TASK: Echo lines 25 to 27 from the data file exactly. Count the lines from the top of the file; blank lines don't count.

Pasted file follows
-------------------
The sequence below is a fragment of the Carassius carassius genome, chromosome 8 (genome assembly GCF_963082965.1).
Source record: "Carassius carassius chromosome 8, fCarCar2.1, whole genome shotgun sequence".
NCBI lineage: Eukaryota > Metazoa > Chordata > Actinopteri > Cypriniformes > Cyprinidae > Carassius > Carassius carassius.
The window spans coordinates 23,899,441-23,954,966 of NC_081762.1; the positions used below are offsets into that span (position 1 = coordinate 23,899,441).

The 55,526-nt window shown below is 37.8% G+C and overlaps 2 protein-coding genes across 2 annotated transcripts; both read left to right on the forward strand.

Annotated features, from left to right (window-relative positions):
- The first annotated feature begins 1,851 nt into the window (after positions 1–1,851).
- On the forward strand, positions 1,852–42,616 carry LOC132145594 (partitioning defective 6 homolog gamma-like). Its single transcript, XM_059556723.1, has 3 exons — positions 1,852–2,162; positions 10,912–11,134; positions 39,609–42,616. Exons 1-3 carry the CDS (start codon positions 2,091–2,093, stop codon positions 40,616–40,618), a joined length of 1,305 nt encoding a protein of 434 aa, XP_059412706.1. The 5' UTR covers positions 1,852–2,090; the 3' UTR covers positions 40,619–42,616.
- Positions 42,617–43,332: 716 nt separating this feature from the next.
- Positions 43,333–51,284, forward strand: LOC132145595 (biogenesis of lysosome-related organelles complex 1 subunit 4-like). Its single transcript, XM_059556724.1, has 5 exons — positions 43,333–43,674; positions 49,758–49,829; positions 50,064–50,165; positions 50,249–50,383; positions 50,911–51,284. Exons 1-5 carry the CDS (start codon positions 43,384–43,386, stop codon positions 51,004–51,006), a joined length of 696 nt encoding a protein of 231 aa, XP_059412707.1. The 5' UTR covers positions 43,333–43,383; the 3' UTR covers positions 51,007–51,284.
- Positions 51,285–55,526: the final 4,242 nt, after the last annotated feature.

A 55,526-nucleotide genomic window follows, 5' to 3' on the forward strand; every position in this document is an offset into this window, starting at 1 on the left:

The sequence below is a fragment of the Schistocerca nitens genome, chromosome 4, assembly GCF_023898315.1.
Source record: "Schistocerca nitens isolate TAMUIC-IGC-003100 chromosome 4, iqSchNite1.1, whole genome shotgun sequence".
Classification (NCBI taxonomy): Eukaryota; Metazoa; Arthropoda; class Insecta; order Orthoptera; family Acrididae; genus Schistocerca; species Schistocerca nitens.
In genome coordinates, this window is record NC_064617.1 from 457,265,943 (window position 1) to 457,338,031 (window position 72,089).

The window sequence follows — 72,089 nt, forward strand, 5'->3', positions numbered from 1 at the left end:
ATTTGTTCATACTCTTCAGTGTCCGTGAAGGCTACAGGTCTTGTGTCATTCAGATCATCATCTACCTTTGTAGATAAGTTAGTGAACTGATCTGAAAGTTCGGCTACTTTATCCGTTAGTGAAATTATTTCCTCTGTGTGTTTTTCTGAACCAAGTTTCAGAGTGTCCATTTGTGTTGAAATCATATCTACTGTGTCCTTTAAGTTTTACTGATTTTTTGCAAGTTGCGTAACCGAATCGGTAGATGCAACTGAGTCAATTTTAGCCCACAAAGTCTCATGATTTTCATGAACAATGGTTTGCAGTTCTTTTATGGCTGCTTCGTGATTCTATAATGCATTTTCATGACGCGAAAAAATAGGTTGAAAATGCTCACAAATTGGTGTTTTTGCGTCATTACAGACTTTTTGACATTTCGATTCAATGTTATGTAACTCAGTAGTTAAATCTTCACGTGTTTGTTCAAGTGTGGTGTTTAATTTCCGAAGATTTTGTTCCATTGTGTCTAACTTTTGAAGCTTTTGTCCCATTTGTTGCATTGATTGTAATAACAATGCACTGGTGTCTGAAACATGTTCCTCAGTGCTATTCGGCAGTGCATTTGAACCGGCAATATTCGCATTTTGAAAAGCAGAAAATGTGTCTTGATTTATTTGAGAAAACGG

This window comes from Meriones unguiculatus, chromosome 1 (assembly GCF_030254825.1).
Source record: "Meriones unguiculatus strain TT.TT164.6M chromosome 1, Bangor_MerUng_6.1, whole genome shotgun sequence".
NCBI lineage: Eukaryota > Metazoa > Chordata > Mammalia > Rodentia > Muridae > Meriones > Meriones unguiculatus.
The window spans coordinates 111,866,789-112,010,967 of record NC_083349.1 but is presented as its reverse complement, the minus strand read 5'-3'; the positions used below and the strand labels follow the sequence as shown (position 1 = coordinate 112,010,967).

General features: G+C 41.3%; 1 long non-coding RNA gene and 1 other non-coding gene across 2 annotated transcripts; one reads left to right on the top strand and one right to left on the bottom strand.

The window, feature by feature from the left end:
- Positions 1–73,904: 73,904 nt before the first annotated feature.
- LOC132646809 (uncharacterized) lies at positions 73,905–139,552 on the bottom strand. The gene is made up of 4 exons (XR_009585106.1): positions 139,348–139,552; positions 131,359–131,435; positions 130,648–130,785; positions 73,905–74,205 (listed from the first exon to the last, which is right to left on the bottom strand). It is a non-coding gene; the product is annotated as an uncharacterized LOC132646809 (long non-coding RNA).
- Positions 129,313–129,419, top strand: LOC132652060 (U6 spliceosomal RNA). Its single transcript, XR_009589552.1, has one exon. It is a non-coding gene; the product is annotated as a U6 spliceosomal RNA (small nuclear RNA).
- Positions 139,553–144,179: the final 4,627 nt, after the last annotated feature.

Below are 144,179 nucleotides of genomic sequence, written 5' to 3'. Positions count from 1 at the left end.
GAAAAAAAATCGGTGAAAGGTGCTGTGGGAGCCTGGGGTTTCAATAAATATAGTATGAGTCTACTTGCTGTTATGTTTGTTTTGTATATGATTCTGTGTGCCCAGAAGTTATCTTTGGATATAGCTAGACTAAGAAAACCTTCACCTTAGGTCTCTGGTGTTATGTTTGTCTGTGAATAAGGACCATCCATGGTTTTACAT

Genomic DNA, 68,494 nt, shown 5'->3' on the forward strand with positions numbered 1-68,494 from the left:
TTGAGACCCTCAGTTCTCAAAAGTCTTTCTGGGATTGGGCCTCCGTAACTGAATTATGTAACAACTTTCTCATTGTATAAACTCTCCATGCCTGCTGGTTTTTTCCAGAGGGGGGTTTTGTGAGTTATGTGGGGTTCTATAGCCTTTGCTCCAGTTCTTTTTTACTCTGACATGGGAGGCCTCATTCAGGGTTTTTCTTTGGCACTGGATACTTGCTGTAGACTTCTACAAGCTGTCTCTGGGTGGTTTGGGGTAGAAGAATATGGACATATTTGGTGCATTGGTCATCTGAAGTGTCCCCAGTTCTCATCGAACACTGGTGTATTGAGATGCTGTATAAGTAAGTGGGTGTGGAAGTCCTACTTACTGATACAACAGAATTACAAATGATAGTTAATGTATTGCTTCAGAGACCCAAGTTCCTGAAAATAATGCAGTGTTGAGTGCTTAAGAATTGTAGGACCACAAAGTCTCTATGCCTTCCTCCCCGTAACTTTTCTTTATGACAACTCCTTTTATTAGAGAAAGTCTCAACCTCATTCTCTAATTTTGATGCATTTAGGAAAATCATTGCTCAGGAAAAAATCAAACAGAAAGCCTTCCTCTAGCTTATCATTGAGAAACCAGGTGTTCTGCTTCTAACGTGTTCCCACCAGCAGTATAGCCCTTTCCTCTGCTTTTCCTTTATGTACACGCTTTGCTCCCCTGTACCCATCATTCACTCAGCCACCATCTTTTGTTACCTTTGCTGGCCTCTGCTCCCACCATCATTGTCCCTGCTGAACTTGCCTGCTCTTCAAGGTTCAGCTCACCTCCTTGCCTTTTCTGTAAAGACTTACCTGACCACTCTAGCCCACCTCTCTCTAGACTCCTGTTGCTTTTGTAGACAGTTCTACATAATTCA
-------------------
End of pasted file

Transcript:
- Positions 1–73,904: 73,904 nt before the first annotated feature.
- LOC132646809 (uncharacterized) lies at positions 73,905–139,552 on the bottom strand. The gene is made up of 4 exons (XR_009585106.1): positions 139,348–139,552; positions 131,359–131,435; positions 130,648–130,785; positions 73,905–74,205 (listed from the first exon to the last, which is right to left on the bottom strand). It is a non-coding gene; the product is annotated as an uncharacterized LOC132646809 (long non-coding RNA).
- Positions 129,313–129,419, top strand: LOC132652060 (U6 spliceosomal RNA). Its single transcript, XR_009589552.1, has one exon. It is a non-coding gene; the product is annotated as a U6 spliceosomal RNA (small nuclear RNA).